A cautionary tale from Aeneid January 16, 2007Posted by elizabethwong in Economy, Malaysia, Note2Self.
Quidquid id est, timeo Danaos et dona ferentes.
Whatever it is, I fear the Greeks, even bearing gifts.
(Virgil, Aeneid II.49)
In our line of work, we have to be careful with the information we receive or hear.
Sometimes it may be genuine, but often times it’s just a ruse or a diversion.
Take for instance, in 1998.
My office received a stack of ‘documents’ through post, detailing the alleged shenanigans of then deputy prime minister Anwar Ibrahim. We didn’t bite then. This later became a book titled, “50 Dalil …”, which came with a complementary ruby-lipped mock-Chanel temptress.
Six years later, we saw the author of ’50 Dalil’ at Anwar’s house, on the day of his release, teary-eyed and asking for forgiveness.
But at times, the information we get may be genuine.
Again:- Flashback to September 1998. Several days after Anwar was detained under the Internal Security Act and was incommunicado, we received another envelope.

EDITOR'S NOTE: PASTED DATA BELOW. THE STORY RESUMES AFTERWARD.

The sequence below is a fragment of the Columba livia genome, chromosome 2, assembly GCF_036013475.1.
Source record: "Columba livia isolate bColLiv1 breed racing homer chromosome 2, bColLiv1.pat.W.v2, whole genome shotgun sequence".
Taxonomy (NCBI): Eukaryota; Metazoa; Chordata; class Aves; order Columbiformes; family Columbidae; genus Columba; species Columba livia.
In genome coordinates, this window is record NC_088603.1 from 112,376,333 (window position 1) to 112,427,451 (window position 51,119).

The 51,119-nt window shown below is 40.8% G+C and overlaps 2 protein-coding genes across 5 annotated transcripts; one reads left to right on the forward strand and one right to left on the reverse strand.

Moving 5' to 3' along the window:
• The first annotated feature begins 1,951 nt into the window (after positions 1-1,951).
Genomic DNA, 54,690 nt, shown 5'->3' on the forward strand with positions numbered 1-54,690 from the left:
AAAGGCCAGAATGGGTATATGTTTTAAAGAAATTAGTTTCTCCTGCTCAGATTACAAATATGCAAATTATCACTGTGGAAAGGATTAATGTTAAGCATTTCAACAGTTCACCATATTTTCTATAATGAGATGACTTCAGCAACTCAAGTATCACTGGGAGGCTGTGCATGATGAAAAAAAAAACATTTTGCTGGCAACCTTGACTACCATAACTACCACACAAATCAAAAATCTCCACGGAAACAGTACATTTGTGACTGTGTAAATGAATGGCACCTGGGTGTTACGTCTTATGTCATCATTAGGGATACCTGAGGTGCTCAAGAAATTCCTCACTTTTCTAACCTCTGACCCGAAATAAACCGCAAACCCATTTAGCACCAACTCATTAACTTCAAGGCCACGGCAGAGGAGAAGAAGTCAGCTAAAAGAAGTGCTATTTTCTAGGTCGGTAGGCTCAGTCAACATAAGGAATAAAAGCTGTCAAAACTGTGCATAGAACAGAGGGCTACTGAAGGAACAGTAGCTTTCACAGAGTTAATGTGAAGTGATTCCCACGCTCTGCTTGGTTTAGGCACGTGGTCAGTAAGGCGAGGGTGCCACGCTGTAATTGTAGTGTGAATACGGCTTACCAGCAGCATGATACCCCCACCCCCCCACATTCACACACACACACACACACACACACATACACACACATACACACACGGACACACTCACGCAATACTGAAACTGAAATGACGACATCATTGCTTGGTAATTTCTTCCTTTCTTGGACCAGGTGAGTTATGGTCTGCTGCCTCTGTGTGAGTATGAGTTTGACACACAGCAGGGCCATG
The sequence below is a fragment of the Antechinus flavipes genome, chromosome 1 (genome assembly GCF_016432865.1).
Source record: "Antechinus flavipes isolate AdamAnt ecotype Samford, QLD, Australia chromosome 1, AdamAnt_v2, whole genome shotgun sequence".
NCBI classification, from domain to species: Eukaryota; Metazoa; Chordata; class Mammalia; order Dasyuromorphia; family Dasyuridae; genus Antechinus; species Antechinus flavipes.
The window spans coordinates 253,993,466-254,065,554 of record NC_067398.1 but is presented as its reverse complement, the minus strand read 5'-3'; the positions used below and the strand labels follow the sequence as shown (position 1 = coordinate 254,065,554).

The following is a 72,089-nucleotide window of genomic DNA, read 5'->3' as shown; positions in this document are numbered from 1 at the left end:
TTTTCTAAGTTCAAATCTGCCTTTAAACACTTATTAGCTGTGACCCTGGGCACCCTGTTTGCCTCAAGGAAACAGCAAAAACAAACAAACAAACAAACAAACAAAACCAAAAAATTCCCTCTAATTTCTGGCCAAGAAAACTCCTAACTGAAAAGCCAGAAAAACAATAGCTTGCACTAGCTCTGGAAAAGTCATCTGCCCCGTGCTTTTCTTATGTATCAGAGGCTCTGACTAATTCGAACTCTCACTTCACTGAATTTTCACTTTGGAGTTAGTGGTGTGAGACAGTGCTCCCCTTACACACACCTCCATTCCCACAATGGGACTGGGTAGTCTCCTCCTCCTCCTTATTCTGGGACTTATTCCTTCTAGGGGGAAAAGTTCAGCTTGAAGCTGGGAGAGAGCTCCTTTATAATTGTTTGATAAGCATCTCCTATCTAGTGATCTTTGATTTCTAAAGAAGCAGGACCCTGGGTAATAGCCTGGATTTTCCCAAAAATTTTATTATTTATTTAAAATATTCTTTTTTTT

Out fell a single sheet. It was thin, carbon-typed, on the letterhead of Bukit Aman Police Headquarters, detailing how Anwar was bashed up during the very night of his arrest (At that time, typewriters were still extensively used). The letter pointed the finger at then Inspector-General of Police, with a few other names of those who were present (Some are still around!).
It is still stored in our filing cabinet til today.
At that time, my colleague, Arul, and I debated at length, examined the letter minutely, down to the make and weight of the paper. One police source confirmed its authenticity, but not the other. So we decided to err on the side of caution and not make a public statement about it, though we informed our networks and continued checking on it.
And indeed we were proven wrong, when Anwar emerged with his now-famous black eye. But if we were given an opportunity to revise our decision, we would not have changed a thing. It was, after all, a time where rumours and counter-rumours, intelligence and counter-intelligence, were rife.
There will be times when information will fall on our laps, faster than ripe cherries. Like we heard, over the weekend, how a political party would be putting up an independent candidate to legitimise the BN win and take the heat off the Election Commission. Gems they may appear to be, but one should proceed with caution. If it’s too good to be true, then it is worth the extra time and effort to double-check the facts.
Otherwise it won’t be much different from how the Greeks got into Troy.